How the UCC Is Helping Students Maintain Mental Health in a Period of Isolation

Author: Emma Ferdinandi

Ucc Health"

School and stress are almost interchangeable words for most students — a precarious balancing act of tests, homework, extracurriculars, parties and friends, thrown together with varying degrees of success. 

Now, as students complete school work from home, they’re facing new challenges. Students might have to take on the role of caregiver or help out around the house in between online lectures and assignments — a new lifestyle that “can feel overwhelming at times and, while it remains to be seen just how these new pressures will impact a student's performance, they certainly will have an effect,” according to the University Counseling Center staff, which asked to be referred to as a collective group. 

The UCC’s goals include providing services to Notre Dame students facing issues ranging from depression or anxiety to general stress. Despite the closed campus, their mission remains. “Student mental health is always top of mind at Notre Dame. This new era is no different,” the UCC staff said. 

In response to the pandemic, the UCC has taken advantage of technology, creating many resources for students to access remotely: “Some of them are virtual, others are ways that we can connect with you through online platforms or phone calls.”

One such platform is TAO Self-Help, which the UCC staff described as a collection of “tools and information organized into self-help programs with engaging videos and exercises to help you learn a variety of cognitive-behavioral and mindfulness-based skills.” All Notre Dame students have access to this resource, which can be found on the UCC website. Such technology is being used globally to allow healthcare providers to help their clients from afar. 

Additionally, the high availability of self-help applications allow students to address a variety of mental health issues independently. The UCC recommends that students utilize these apps, which are a convenient and effective way to practice self-help.

Yet how effective is self-help? 

Even the UCC staff acknowledged that “apps cannot necessarily replace the value of psychotherapy with a mental health professional.” While self-help resources are proven effective for motivated individuals experiencing mild levels of distress, the UCC staff recommended that students with moderate and severe symptoms seek professional support.

These students are encouraged to call the UCC’s new 24/7 HELPLINE, which was set up in response to the pandemic. Any Notre Dame student wishing to speak with a counselor can do so by dialing 574-631-TALK.

All of these services — from self-help to phone consultations — can be found on the UCC website, on pages specifically set up to address mental health during the pandemic. On the “UCC Services During COVID-19” webpage, students can find phone numbers to call for crisis support or consultations; on “Coping During the Pandemic,” a number of self-help tips, apps and other resources are listed; and on “Finding a Community Provider” one will discover ways to connect with health services near them.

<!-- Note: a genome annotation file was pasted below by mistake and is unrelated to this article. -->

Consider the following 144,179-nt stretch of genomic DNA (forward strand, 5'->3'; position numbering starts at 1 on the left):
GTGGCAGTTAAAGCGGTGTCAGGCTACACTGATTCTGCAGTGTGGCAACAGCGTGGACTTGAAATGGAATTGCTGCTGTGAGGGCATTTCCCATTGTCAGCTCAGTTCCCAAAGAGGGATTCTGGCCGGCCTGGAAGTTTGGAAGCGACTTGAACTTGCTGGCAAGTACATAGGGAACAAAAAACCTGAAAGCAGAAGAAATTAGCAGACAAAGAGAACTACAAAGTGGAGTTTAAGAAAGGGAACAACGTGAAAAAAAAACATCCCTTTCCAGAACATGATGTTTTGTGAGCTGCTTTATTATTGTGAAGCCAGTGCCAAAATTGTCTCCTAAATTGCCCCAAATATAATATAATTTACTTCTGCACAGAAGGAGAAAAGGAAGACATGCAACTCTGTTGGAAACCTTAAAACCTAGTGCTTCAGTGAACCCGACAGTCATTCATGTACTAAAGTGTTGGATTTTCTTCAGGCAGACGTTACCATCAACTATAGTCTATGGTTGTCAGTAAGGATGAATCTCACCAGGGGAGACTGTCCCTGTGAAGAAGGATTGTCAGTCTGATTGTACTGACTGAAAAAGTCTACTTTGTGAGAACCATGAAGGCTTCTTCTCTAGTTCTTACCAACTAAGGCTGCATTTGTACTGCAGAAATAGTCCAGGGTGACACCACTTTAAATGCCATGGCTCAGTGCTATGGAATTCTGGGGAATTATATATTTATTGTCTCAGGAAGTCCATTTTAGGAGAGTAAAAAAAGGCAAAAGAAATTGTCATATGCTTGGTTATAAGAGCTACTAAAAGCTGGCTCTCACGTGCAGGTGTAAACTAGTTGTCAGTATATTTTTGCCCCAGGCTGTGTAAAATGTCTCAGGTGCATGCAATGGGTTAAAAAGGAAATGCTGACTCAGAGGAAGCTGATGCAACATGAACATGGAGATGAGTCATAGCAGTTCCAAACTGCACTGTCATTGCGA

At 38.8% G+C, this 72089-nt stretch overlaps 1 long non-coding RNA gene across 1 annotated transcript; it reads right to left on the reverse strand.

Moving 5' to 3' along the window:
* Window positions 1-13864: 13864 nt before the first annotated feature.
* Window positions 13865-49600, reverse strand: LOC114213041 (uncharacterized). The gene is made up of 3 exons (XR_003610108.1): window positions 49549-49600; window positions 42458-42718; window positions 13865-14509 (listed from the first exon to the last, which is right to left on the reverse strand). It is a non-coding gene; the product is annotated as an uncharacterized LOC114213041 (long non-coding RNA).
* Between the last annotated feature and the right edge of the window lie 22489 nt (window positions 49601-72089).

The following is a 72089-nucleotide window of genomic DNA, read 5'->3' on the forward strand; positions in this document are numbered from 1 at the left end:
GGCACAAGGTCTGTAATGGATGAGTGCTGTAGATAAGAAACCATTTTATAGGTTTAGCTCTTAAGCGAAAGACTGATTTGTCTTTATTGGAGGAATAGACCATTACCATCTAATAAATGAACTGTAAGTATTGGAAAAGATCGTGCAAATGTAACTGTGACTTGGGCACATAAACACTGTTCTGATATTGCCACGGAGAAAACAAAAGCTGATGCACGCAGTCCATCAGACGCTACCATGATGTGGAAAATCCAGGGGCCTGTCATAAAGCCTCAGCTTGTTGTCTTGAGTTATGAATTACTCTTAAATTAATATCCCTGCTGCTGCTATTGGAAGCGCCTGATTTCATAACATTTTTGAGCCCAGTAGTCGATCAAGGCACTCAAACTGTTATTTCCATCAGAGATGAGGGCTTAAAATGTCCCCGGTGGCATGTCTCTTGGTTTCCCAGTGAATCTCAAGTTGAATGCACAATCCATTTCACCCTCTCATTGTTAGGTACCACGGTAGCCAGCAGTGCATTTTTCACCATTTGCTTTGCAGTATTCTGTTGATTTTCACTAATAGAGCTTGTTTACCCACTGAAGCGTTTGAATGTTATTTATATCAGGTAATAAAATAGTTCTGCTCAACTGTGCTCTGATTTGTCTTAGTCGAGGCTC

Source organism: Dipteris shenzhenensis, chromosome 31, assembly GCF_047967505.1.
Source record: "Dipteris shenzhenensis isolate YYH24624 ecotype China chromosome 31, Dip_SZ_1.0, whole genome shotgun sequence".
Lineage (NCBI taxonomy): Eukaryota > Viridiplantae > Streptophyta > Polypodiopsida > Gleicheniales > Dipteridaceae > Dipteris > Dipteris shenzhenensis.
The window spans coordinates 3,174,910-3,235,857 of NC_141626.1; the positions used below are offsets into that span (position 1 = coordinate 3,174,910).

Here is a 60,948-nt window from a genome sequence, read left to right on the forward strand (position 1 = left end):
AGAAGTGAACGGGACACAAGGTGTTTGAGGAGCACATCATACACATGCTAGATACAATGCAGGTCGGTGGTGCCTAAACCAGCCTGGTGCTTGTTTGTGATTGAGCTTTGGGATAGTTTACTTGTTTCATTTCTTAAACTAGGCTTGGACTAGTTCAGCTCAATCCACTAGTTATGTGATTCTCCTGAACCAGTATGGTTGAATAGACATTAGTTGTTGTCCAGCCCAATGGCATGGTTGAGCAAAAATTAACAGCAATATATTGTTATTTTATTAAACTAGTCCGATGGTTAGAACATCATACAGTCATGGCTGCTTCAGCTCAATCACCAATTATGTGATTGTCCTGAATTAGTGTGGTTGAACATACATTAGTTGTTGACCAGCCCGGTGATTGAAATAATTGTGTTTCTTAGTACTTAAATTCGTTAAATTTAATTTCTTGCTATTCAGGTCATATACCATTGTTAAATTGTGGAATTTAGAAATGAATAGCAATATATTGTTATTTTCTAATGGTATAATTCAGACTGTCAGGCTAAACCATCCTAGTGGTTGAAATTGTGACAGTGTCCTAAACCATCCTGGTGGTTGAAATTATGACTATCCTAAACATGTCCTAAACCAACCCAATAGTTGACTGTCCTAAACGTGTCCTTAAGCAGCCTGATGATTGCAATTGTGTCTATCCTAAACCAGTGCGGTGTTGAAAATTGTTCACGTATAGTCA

Despite their best efforts, the UCC staff faces challenges in offering remote assistance to all students. 

Just last week the UCC’s tele-mental health services were made available, offering individual therapy, psychiatric evaluation and medication checks. However, this service is currently only available in Indiana and other select states due to state licensure laws. The UCC staff is working to expand the tele-mental health service as more states change their regulations. Students are encouraged to continue checking the UCC website for updates regarding state access for this resource.

While the UCC has worked hard to make all of these resources available, the staff said that “fewer students are using our services remotely as opposed to when they are on campus.” As awareness of their resources spreads, the staff hopes to connect with more students. 

One group of students the UCC hopes to provide for are those facing difficult situations at home.  

As the UCC staff explained, “home is not a safe place for everyone.” Issues such as neighborhood or family violence, and addiction or mental health problems can increase distress or cause fear. 

“Isolation tends to increase risk in these situations as stress escalates,” the staff said.

In such homes, routine and comfort found in campus life are absent, and academics might not be given priority. The UCC staff encouraged students facing these difficulties to take advantage of their online self-help resources and stress reduction activities, and “to do their best to create time and space each day to focus on what they can and cannot control.”

For these students and others, the UCC recommends utilizing their resources and reaching out to others for support. Staying connected can help mitigate the negative impacts of isolation, such as “fear and anxiety; depression and boredom; anger, frustration or irritability,” the UCC staff said.

“We are encouraging all students to reach out as needed and to lean into the fact that we can all be socially distant and still together.”

Though the UCC staff has worked hard to make sure students stay connected and healthy while scattered across the world, they “look forward to the day when we can be reunited and progress as a community processing this experience together as best we can.”